Also 31,000 scientist signed this against manmade global warming.
Less polution is a great thing, but calling CO2 a pollutant is incorrect. CO2 follows temperature rise. Humans only churn out about 5% of the CO2 that is out there. The rest is done naturally by the planet.
I think that global future humanity is in doubt, and that we need to make changes to preserve what we can in this changing world.
I'm not certain that we can prevent what's happening to climate, nor that, in the end, it'll be worthwhile to try. I only hope that my daughter has a chance to grow old, and see her grandchildren survive into a peaceful, global, life which is worth living.
These thoughts apply to my, and my offspring's future; but they should also apply to families currently living in sub-saharan Africa, the mid-East, and parts of Asia NOW....and they don't......so lets worry less about what you think may not happen, and try to deal with what IS HAPPENING !
By the time one finishes reading the article with all of its uncertainties the headline for this article should read: "The Big Thaw???".
A very interesting article. It brings up more questions/comments that are enjoyable to ponder:
- Of the carbon content in the perma frost, how much becomes carbon dioxide, how much becomes methane and how much stays as peat and eventually coal/oil/natural gas?
- This seems to be an explanation for why atmospheric CO2 content trails temperature change historically (pre industrial). What caused the trend to reverse in the past (more CO2 absorbed than exhausted)?
- As a structural engineer, I question the wisdom of placing a house so close to the shoreline knowing that beach erosion in the area has been severe for several hundred years and then claiming it is due to permafrost thawing (it is but it thawed because of beach erosion)
- What is the actual impact of doubling the CO2 content in the atmosphere? (how can estimates vary from 1 to 5 degrees celsius?)
stoatsngroats - What IS HAPPENING? Given the choice for your grandkids, would you focus on their economic opportunities or (mutually exclusive) potential environmental health? Given that the increase in fossil fuel use was drastically reduced during the Great Depression would that be a good solution?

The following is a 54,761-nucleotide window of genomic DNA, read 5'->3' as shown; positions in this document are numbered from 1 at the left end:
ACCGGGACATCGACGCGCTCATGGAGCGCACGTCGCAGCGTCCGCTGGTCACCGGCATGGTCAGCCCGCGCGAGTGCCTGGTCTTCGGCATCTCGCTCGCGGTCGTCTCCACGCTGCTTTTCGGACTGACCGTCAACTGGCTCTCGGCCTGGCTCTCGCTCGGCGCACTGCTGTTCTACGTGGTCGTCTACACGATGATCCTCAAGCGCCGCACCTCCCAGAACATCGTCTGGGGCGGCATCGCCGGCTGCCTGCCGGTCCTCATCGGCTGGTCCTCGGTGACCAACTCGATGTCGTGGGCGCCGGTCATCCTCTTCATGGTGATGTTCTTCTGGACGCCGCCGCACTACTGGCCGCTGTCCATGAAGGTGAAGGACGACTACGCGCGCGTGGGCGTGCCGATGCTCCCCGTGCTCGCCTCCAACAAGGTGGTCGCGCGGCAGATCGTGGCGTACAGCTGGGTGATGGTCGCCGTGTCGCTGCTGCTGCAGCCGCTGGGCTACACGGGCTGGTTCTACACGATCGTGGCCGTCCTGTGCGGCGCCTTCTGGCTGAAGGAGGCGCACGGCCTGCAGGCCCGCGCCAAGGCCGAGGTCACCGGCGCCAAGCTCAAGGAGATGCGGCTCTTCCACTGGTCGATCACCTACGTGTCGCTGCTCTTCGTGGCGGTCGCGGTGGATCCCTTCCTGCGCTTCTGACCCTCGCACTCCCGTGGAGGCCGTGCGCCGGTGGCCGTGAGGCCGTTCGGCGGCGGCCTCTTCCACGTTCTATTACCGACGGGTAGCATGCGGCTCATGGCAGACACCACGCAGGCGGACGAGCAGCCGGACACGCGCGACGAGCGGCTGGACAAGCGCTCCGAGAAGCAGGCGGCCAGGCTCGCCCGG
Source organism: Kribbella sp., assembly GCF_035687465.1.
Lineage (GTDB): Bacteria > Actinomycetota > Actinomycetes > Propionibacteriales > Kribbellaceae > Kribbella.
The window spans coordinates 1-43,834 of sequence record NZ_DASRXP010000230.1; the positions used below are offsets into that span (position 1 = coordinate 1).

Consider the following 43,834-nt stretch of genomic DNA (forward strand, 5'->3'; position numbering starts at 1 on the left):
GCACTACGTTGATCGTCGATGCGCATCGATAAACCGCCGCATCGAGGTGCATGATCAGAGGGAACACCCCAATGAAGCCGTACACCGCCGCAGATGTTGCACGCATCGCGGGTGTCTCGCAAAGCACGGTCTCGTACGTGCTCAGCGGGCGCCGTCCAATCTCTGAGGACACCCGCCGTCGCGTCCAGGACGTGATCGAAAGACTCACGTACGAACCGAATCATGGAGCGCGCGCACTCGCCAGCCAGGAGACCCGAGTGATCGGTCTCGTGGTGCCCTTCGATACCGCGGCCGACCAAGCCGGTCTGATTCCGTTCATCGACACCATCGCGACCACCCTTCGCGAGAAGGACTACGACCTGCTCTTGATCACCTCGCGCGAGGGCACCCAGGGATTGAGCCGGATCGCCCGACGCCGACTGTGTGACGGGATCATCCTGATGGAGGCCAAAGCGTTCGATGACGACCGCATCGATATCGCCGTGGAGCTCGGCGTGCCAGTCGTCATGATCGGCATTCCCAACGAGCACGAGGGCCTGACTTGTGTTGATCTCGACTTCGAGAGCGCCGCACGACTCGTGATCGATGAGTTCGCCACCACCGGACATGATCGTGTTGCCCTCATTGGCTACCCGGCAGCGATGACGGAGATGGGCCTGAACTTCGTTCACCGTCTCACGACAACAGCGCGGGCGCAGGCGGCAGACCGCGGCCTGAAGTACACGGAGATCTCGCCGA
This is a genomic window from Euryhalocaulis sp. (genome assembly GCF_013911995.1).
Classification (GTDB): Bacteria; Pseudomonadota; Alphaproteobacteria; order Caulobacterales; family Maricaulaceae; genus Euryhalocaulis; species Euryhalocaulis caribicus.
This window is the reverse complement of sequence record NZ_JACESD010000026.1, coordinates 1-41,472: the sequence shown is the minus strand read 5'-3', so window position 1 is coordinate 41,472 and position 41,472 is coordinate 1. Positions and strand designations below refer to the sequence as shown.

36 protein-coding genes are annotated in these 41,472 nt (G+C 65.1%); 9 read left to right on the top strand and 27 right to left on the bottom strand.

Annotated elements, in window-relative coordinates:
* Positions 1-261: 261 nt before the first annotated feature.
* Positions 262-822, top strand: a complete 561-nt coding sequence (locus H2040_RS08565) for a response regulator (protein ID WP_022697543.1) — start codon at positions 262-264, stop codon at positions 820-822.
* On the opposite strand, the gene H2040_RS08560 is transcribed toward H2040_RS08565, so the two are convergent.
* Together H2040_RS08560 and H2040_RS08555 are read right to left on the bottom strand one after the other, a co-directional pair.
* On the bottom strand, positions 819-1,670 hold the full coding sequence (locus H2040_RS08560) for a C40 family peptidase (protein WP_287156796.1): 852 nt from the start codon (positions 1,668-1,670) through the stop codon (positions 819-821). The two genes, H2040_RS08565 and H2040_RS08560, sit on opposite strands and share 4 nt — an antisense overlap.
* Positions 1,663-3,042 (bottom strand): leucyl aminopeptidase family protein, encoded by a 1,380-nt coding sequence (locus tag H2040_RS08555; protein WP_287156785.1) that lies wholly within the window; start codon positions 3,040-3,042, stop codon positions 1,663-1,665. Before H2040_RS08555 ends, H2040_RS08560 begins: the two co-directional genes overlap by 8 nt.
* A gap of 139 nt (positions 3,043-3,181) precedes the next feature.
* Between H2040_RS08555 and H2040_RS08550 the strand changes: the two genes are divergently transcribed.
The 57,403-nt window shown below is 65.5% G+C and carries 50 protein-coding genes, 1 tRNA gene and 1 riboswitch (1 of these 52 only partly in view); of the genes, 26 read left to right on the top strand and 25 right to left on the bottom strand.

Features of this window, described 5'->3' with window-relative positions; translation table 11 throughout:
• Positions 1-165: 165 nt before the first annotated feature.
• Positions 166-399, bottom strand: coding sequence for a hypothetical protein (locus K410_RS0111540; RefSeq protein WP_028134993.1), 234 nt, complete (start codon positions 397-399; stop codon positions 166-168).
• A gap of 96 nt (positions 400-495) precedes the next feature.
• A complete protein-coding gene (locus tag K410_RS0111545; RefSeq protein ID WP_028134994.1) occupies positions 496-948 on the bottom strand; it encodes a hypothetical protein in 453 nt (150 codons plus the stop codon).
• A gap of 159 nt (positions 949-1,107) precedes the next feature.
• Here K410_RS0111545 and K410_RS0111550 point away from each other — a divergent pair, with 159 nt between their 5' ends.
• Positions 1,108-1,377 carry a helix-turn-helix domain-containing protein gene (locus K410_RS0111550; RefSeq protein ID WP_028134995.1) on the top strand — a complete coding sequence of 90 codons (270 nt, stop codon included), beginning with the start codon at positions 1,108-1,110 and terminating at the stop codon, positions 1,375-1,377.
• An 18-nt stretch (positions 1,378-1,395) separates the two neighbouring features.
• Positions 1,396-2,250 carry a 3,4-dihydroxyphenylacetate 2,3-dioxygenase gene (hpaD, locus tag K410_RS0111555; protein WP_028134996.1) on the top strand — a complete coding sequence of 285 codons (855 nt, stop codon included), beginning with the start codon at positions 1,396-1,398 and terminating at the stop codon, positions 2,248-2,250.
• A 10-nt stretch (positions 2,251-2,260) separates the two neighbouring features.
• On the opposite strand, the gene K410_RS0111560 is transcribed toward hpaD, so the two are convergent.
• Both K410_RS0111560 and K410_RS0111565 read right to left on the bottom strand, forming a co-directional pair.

The thawing of permafrost is actually a boon to much of life. Yes there are tree species that depend on it for support, but not many HAVE to have it. There are a few animals that need the snowpack permafrost allows, but there are not many that HAVE to have it. Even so, biodiversity decreases at the poles where climatic shift is most noticable.
Retreating permafrost, as seen in the speculatice picture, however, opens up a breadbasket of ariable land for both Asia and N America. So long as steps are taken to reduce desertification at the equator, this trend would be benifical to man. It seem ridiculous to worry about a few dozen species that global warming would destroy given the millions spared by moving more development away from the tropics.
My very limited understanding of what's happening, is drought, famine, starvation, war, and selfish gain to the detriment of others, assisted by political inaction at a global level.
In MOST industrialised nations there is, it seems, no 'pro bono' ethic towards our fellow man. I'm hijacking this comment thread, so I'll stop there, but thanks for the chance to comment!
All these "scientists" with their computer models, degrees and whatnot, can't seem to accuratly forcast tomorrow's weather. Now they expect us to take them seriously when they predict the weather a century from now.
I personally just find it ironic that the author in this article uses photos from 2006 and quotes the 2007 IPCC report, while on the day the article was published, the high temperature was -17F in Nome, AK...And, there was exactly TWO days during the whole month of January where the high temps went above freezing while at no time did the lows go above freezing.
Hey, but what can I say, I like to see the irony in things like this!
I still think that James Lovelock's GAIA HYPOTHESIS is on target: his and LynnMargulis' view of the Earth and its biosphere as a living organism capable of self-regulation.
The basics here: http://en.wikipedia.org/wiki/Gaia_hypothesis